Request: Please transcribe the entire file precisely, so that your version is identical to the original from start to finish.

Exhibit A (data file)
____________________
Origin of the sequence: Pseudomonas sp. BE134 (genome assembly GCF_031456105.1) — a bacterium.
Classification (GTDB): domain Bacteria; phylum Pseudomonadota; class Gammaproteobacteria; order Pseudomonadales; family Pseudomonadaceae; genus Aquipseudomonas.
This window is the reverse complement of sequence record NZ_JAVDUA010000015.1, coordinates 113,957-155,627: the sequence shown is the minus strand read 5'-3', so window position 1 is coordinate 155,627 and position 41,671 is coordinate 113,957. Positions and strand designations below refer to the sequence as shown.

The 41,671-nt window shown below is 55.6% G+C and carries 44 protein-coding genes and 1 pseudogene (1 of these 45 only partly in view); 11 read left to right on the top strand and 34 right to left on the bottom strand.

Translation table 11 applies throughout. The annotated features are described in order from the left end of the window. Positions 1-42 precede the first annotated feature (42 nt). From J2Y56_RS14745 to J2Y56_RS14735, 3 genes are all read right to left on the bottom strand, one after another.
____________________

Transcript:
Origin of the sequence: Pseudomonas sp. BE134 (genome assembly GCF_031456105.1) — a bacterium.
Classification (GTDB): domain Bacteria; phylum Pseudomonadota; class Gammaproteobacteria; order Pseudomonadales; family Pseudomonadaceae; genus Aquipseudomonas.
This window is the reverse complement of sequence record NZ_JAVDUA010000015.1, coordinates 113,957-155,627: the sequence shown is the minus strand read 5'-3', so window position 1 is coordinate 155,627 and position 41,671 is coordinate 113,957. Positions and strand designations below refer to the sequence as shown.

The 41,671-nt window shown below is 55.6% G+C and carries 44 protein-coding genes and 1 pseudogene (1 of these 45 only partly in view); 11 read left to right on the top strand and 34 right to left on the bottom strand.

Translation table 11 applies throughout. The annotated features are described in order from the left end of the window. Positions 1-42 precede the first annotated feature (42 nt). From J2Y56_RS14745 to J2Y56_RS14735, 3 genes are all read right to left on the bottom strand, one after another.